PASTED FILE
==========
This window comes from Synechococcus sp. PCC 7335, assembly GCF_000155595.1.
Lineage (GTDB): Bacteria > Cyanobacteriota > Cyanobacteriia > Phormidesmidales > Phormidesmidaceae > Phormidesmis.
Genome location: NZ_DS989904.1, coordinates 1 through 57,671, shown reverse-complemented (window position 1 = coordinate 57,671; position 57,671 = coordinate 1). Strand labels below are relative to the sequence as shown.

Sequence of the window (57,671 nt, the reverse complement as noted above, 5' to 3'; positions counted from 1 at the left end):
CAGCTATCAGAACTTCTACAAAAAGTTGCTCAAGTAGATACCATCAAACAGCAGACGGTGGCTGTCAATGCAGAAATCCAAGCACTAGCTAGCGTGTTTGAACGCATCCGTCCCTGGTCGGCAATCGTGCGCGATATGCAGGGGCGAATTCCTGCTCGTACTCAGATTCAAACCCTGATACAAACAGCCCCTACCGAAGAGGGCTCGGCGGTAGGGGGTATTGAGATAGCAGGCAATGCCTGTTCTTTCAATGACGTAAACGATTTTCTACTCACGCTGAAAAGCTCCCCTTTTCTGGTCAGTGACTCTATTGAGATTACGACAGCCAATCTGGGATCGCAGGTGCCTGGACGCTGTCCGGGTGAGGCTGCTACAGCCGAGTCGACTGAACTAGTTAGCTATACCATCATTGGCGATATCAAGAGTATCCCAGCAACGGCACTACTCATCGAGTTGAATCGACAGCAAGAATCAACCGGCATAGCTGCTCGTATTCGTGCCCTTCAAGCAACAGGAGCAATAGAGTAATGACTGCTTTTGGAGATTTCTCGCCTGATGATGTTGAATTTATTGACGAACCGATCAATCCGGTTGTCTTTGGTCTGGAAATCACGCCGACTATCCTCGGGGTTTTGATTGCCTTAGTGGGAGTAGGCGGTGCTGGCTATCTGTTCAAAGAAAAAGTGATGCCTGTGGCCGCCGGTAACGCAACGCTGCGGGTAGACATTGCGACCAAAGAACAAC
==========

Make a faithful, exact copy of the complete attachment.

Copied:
This window comes from Synechococcus sp. PCC 7335, assembly GCF_000155595.1.
Lineage (GTDB): Bacteria > Cyanobacteriota > Cyanobacteriia > Phormidesmidales > Phormidesmidaceae > Phormidesmis.
Genome location: NZ_DS989904.1, coordinates 1 through 57,671, shown reverse-complemented (window position 1 = coordinate 57,671; position 57,671 = coordinate 1). Strand labels below are relative to the sequence as shown.

Sequence of the window (57,671 nt, the reverse complement as noted above, 5' to 3'; positions counted from 1 at the left end):
CAGCTATCAGAACTTCTACAAAAAGTTGCTCAAGTAGATACCATCAAACAGCAGACGGTGGCTGTCAATGCAGAAATCCAAGCACTAGCTAGCGTGTTTGAACGCATCCGTCCCTGGTCGGCAATCGTGCGCGATATGCAGGGGCGAATTCCTGCTCGTACTCAGATTCAAACCCTGATACAAACAGCCCCTACCGAAGAGGGCTCGGCGGTAGGGGGTATTGAGATAGCAGGCAATGCCTGTTCTTTCAATGACGTAAACGATTTTCTACTCACGCTGAAAAGCTCCCCTTTTCTGGTCAGTGACTCTATTGAGATTACGACAGCCAATCTGGGATCGCAGGTGCCTGGACGCTGTCCGGGTGAGGCTGCTACAGCCGAGTCGACTGAACTAGTTAGCTATACCATCATTGGCGATATCAAGAGTATCCCAGCAACGGCACTACTCATCGAGTTGAATCGACAGCAAGAATCAACCGGCATAGCTGCTCGTATTCGTGCCCTTCAAGCAACAGGAGCAATAGAGTAATGACTGCTTTTGGAGATTTCTCGCCTGATGATGTTGAATTTATTGACGAACCGATCAATCCGGTTGTCTTTGGTCTGGAAATCACGCCGACTATCCTCGGGGTTTTGATTGCCTTAGTGGGAGTAGGCGGTGCTGGCTATCTGTTCAAAGAAAAAGTGATGCCTGTGGCCGCCGGTAACGCAACGCTGCGGGTAGACATTGCGACCAAAGAACAAC